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Serving: MO
people line up for food pantry under US flag Spencer Platt/Getty Images
READY TO SERVE: This year has been difficult because of natural disasters and low commodity prices. Food pantries know farmers are hurting, and they want to help.

No empty plates, stomachs on the farm

Food pantries can help farmers facing hardships from flooding and low commodity prices.

By Scott Baker

When you’re sick, you take medicine. If you’re thirsty, you drink water. If your car breaks down, you may need to ask someone to help you fix it. These are natural reactions to challenges that face us every day.

What do you do if your family doesn’t have enough to eat?

Unfortunately, too many people in Missouri privately suffer with this challenge. A natural response would be to seek help at any of the food pantries and kitchens located in every Missouri county. But reasons such as pride and stigma are hurdles that some people can’t overcome.

Missouri farmers are facing a perfect storm in 2019. Massive flooding has affected planting and transporting of commodities. Ongoing trade wars have not only pummeled prices but are predicted to harm future markets.

The result is too many farmers facing substantial financial hardship through no fault of their own. Producers are left to deal with whatever cards are dealt by Mother Nature and Uncle Sam.

The good news is there is help available. The Feeding Missouri network consists of six large food banks that service more than 1,000 agencies across the state. The reason these pantries and kitchens exist is to help people who find themselves in a tight spot.

Reach out

The bad news is there is a very real stigma to seeking help. Nobody wants to go to a food pantry. It’s even worse if there’s a chance your neighbors will see you going there. “What will they think if I’m not even able to feed my own family?” You fear people may jump to conclusions or assume failure on your part.

That should never be the case, but that is especially true this year in rural Missouri.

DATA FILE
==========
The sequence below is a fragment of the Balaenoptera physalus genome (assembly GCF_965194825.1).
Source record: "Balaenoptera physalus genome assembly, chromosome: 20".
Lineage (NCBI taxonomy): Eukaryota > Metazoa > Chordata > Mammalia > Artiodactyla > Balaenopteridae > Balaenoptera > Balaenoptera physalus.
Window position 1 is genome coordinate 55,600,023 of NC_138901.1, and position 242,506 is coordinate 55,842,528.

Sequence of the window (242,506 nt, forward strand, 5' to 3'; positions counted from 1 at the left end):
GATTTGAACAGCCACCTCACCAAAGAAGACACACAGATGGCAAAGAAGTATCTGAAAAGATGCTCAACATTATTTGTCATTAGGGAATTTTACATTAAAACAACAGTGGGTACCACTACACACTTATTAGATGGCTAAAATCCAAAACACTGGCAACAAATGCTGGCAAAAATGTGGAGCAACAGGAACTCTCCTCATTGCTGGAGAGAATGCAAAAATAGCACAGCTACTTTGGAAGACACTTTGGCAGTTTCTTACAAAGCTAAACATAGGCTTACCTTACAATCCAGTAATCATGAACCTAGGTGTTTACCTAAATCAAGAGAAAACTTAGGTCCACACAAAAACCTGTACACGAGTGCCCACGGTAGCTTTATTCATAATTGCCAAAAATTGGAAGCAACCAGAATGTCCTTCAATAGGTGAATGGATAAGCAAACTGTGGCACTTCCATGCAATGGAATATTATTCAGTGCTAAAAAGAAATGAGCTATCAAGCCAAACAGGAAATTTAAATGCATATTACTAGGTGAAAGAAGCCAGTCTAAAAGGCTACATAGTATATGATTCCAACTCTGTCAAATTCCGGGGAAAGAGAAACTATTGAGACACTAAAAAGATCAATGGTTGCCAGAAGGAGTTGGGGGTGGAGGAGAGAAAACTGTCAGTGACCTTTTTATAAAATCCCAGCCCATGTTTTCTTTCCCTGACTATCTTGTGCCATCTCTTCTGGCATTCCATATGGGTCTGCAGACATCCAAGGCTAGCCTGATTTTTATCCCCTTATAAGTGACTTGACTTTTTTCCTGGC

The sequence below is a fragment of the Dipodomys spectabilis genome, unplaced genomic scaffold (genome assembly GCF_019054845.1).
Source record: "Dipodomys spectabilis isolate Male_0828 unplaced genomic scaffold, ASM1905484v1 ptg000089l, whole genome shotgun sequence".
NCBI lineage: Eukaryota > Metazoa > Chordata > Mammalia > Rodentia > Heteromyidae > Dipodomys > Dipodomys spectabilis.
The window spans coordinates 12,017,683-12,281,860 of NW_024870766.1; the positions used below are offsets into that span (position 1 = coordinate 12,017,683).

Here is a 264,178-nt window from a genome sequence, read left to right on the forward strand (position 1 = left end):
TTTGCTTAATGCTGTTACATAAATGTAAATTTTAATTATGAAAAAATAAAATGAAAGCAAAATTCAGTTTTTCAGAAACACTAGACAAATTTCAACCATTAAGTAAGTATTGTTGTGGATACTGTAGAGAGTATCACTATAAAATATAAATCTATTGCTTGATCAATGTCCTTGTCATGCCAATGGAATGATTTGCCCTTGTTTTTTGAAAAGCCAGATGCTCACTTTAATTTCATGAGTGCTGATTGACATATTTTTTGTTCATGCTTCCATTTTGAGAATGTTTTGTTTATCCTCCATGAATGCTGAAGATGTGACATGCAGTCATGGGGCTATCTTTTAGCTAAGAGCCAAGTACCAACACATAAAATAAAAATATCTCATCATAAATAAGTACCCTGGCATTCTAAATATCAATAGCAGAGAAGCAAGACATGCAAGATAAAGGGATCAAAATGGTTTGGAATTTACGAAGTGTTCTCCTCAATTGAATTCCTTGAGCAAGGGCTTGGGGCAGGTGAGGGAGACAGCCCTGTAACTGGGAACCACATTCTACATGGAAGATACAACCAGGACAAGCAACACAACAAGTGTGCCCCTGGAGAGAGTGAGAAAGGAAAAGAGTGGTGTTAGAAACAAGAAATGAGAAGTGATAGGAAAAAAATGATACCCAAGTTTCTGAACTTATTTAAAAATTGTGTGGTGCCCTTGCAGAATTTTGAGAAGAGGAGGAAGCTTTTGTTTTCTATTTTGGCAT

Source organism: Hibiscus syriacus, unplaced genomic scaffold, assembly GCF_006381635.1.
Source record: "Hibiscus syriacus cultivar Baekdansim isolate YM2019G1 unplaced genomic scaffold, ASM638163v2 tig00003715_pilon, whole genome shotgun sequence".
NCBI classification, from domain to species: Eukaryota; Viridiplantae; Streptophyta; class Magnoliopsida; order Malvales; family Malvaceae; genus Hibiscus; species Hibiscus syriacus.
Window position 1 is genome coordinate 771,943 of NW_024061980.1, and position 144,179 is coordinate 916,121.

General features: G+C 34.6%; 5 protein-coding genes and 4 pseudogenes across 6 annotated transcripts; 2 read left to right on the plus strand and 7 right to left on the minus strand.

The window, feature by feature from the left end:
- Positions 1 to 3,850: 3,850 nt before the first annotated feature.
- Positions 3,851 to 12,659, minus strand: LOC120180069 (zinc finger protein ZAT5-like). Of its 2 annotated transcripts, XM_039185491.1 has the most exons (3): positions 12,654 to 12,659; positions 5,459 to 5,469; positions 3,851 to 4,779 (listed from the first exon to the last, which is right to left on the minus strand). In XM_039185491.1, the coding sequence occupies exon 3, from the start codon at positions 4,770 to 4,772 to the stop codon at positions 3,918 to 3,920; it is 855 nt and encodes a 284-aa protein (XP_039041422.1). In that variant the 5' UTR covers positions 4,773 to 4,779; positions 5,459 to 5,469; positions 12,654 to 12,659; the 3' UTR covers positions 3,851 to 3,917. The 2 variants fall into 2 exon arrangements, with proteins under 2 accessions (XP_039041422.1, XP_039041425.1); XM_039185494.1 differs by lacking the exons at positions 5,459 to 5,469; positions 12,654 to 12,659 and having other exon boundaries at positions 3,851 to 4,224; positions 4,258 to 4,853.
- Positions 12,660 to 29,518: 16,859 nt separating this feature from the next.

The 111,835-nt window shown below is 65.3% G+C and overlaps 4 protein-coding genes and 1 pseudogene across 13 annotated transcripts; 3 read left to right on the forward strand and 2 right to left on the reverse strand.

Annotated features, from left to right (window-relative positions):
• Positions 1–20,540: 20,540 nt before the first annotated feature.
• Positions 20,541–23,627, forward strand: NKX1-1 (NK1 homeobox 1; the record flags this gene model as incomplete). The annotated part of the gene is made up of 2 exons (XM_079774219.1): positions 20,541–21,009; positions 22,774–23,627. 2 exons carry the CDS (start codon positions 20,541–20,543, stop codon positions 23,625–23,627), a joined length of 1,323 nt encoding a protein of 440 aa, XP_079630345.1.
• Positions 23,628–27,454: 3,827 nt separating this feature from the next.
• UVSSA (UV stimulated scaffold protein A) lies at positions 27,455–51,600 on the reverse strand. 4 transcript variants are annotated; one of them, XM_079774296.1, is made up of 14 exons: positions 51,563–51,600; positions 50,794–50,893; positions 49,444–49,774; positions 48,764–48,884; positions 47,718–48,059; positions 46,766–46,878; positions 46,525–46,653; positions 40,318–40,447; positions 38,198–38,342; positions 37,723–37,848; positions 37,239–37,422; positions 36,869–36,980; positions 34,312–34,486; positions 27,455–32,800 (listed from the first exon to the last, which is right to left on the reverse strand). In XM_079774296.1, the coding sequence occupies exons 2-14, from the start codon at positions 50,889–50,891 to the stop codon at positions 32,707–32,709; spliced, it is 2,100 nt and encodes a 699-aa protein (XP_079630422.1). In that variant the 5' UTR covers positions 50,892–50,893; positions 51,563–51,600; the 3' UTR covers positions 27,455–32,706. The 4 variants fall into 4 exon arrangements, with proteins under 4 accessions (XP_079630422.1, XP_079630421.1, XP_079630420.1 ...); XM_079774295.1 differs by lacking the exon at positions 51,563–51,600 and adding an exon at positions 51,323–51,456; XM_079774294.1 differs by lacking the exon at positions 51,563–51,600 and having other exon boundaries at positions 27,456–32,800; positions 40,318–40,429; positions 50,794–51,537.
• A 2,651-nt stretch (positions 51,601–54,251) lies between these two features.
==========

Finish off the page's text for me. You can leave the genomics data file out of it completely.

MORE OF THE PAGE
Nobody needs to remind neighbors of the challenges everyone is facing. No one needs to point out the flooded field or the latest international headlines. It’s common knowledge among those who comprise Missouri’s No. 1 industry.

That understanding can be shared. Who can hold it against someone for getting a little help to feed their family in times like this? The forces conspiring against Missouri farmers right now are no indication of someone’s ability or business acumen. They are things totally out of our control.

Returning the favor

In recent years, Missouri agriculture groups have stepped up to partner with food banks and help feed the state. Missouri Farmers Care has fed thousands of children through the Drive to Feed Kids. Missouri Farm Bureau Insurance has provided thousands of meals through the Home Run Against Hunger Food Drive.

Now it’s your turn to receive. Let us help. Check out a mobile pantry in your area. Stop by a kitchen to see how it can offer some relief. You can find a pantry in your area at www.feedingmissouri.org.

Who knows, it’s possible you’ll see your neighbor there. And you won’t blame them if you do. Like you, they are reacting quite naturally.

Baker is the state director for Feeding Missouri. He writes from Columbia, Mo.

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